In other words, prisoners themselves become a commodity. Which explains why the entire apparatus of law enforcement is geared towards capturing and caging humans for the highest bidder. It should not be of any surprise that black and brown communities are prime targets for extractions. We cannot overemphasize the connection between slavery and the Prison-Industrial Enslavement Complex. Prison slavery is a direct outgrowth of the 13th Amendment and the exception clause is a direct outgrowth of the pre-1865 chattel enslavement system. You can analyze the different periods and the transitions from convict leasing, black codes, and Jim crow, through Nixon’s war on drugs, and Clinton’s 1994 crime bill to see the historical connections and the development of an INjustice system that has led to the criminalization of generations. All across Amerika people are becoming more aware of the 13th Amendment's exception clause. Prisoners around the nation have been strategizing and directly challenging the 13th, as demonstrated by the September 9, 2016 prison strikes. Jailhouse Lawyers Speak has been planning its challenge to the thirteenth in collaboration with iamWE Prison Advocacy Network since mid 2015. This challenge is the Millions for Prisoners Human Rights March, hosted by iamWE Prison Advocacy Network. Presently coalitions are being formed that we envision will become a recognizable force for change beyond the March. Likewise, we envision every August 19th afterwards being a day of solidarity and demonstrations in recognition of human rights for the incarcerated, and highlighting the violations of such for collective action.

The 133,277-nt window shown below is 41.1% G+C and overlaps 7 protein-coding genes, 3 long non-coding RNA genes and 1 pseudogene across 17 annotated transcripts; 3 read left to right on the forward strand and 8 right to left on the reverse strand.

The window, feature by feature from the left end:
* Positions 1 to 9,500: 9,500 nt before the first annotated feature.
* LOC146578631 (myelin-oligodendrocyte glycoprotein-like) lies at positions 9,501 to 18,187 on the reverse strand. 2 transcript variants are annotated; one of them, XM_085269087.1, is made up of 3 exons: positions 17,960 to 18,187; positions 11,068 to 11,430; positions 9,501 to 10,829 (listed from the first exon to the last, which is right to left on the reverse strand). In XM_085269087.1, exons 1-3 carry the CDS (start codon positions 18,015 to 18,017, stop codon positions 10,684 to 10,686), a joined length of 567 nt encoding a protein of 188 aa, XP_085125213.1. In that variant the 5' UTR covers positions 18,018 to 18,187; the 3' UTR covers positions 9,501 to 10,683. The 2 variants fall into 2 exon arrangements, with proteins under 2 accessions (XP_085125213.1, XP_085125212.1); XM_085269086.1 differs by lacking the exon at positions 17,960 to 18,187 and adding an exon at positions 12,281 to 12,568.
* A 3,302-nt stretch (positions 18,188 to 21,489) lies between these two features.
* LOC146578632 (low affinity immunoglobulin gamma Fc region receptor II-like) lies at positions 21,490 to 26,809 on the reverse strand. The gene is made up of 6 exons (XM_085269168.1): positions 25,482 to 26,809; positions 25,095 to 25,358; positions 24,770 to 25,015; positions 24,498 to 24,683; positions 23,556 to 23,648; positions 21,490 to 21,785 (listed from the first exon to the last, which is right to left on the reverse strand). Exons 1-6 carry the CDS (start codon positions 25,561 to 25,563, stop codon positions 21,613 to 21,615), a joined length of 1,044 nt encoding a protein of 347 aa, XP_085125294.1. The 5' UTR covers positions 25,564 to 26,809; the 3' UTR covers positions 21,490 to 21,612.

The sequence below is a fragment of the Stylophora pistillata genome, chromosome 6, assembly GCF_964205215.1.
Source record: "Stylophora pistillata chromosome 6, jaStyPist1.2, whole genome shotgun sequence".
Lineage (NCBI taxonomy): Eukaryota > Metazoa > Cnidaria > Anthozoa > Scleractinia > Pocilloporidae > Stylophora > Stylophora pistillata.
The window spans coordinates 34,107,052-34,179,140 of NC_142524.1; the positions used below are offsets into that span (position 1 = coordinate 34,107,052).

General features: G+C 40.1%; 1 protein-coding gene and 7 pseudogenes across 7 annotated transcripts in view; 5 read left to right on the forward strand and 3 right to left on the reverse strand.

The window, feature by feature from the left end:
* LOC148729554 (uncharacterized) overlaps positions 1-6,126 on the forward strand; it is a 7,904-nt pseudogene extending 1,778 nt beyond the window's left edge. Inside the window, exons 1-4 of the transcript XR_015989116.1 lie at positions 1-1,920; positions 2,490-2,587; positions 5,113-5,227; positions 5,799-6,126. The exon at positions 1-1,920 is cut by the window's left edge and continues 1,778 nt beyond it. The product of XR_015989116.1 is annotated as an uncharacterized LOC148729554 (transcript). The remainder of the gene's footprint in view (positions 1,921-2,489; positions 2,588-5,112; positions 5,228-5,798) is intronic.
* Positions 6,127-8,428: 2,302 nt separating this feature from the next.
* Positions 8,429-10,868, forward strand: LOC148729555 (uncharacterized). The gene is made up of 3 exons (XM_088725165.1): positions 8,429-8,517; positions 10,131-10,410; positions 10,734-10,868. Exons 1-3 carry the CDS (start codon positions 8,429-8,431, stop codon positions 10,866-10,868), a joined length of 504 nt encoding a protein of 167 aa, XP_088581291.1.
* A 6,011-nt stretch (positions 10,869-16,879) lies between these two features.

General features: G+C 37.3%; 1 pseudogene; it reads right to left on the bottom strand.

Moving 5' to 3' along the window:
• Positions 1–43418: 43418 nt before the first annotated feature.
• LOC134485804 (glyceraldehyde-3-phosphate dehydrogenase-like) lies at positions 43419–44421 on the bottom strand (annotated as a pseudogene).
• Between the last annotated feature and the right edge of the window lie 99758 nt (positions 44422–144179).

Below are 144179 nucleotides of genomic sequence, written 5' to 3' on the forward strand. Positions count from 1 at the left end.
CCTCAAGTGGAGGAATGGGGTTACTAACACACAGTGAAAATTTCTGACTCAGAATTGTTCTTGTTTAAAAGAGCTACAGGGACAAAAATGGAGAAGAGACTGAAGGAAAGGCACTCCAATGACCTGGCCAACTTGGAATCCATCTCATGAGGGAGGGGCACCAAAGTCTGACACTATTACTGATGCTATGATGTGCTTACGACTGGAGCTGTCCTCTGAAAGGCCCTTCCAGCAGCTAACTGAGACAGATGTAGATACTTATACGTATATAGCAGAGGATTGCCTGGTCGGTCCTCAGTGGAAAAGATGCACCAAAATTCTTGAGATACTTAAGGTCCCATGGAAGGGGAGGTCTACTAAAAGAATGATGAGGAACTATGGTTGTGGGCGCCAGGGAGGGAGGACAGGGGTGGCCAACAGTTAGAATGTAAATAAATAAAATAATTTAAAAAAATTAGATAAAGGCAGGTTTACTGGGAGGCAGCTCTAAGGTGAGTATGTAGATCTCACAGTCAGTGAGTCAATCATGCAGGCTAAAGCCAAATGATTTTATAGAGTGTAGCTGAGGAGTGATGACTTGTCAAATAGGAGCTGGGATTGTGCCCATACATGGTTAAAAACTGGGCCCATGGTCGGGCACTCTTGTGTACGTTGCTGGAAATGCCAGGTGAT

“Black August is a month of divine meaning, of repression and radical resistance, of injustice and divine justice; of repression and righteous rebellion; of individual and collective efforts to free the slaves and break the chains that bind us.” -Mumia Abu-Jamal
Black August was selected by JLS prisoners, due to its significance as a historical month of commemoration of fallen new Afrikan freedom fighters. This is a month in which the spirit of liberation is encouraged amongst prisoners and within our communities. Black August is a special month to many of us confined. Comrade George L. Jackson is a light to many of us struggling to maintain our sanity and dignity within these concentration camps. It is only fitting that this event be scheduled during this month, in hopes of connecting more people to the prison resistance movement, its history, its future challenges and needs. As I write this today, confirmation is coming in that prisoners around the country are in collective discussions to stand solidarity with the Millions for Prisoners Human Rights March.
For those prisoners that would like to participate, it is asked that you:
Fast from sun rise to sun set
Participate in intense political studies with emphasis on the 13th amendment.
Perform daily prayer or meditation
Perform daily exercise regimen
Refrain from purchasing any and all prison products to that require spending of money during this month
Refrain from smoking and drinking alcoholic beverages
If possible, wear a black arm band or wrist band (i.e.shoelace) around left wrist.
Around the Nation and across the world, August 19, 2017 will be remembered as a day of collective action, with the national objective of abolishing legalized enslavement in Amerika. People from all walks of life on both sides of the prison walls have answered the call. Many are organizing their communities to travel to the march in D.C., while others will be hosting local solidarity demonstrations in their state or country, and still others are distributing info and sharing resources and time